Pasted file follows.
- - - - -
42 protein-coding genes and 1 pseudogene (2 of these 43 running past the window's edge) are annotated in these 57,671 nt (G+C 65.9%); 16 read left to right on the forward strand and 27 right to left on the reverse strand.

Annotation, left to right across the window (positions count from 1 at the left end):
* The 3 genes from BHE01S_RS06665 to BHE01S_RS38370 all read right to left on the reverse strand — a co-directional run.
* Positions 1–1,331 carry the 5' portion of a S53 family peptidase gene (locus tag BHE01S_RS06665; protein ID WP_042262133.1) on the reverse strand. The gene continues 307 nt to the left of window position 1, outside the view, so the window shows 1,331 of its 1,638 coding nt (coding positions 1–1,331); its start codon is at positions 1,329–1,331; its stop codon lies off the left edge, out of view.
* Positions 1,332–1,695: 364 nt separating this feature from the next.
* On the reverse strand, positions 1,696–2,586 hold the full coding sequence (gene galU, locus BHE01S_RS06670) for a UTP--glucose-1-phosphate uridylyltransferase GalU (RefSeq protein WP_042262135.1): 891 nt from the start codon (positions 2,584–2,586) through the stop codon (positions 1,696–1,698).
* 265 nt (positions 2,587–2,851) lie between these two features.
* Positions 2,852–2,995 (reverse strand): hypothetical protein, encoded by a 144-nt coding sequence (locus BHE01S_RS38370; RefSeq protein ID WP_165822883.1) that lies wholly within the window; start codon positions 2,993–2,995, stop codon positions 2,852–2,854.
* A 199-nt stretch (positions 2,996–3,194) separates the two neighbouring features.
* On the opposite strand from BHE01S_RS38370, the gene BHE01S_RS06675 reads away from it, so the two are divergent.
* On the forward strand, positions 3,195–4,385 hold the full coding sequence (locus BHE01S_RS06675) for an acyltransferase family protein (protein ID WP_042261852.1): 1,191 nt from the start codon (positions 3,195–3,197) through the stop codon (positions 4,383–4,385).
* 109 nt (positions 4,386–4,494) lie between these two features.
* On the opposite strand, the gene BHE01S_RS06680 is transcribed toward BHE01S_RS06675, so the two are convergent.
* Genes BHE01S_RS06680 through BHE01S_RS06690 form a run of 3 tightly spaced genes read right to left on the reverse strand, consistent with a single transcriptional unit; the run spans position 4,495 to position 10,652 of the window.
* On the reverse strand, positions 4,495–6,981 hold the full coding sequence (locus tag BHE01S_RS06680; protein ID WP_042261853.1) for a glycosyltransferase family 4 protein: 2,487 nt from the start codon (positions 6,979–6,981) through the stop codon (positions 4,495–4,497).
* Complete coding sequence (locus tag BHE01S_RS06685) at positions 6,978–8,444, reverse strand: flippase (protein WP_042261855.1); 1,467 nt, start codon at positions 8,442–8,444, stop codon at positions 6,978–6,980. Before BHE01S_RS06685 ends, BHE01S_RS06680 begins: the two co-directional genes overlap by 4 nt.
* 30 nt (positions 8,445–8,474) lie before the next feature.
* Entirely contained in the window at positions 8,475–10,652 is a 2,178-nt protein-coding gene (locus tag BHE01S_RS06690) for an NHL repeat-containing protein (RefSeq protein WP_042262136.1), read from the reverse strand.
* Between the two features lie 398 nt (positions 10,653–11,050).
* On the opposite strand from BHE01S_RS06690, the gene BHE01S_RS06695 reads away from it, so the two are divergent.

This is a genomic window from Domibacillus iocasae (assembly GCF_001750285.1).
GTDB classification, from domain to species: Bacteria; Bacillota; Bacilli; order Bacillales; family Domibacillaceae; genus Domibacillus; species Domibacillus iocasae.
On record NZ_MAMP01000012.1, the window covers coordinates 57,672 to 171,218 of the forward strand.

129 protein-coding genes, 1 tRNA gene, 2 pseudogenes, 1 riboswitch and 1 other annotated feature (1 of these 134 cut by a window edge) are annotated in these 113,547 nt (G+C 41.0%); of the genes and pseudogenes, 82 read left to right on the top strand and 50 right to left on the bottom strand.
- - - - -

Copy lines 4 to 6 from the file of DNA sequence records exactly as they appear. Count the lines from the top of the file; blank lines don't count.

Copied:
* Positions 1–1,331 carry the 5' portion of a S53 family peptidase gene (locus tag BHE01S_RS06665; protein ID WP_042262133.1) on the reverse strand. The gene continues 307 nt to the left of window position 1, outside the view, so the window shows 1,331 of its 1,638 coding nt (coding positions 1–1,331); its start codon is at positions 1,329–1,331; its stop codon lies off the left edge, out of view.
* Positions 1,332–1,695: 364 nt separating this feature from the next.
* On the reverse strand, positions 1,696–2,586 hold the full coding sequence (gene galU, locus BHE01S_RS06670) for a UTP--glucose-1-phosphate uridylyltransferase GalU (RefSeq protein WP_042262135.1): 891 nt from the start codon (positions 2,584–2,586) through the stop codon (positions 1,696–1,698).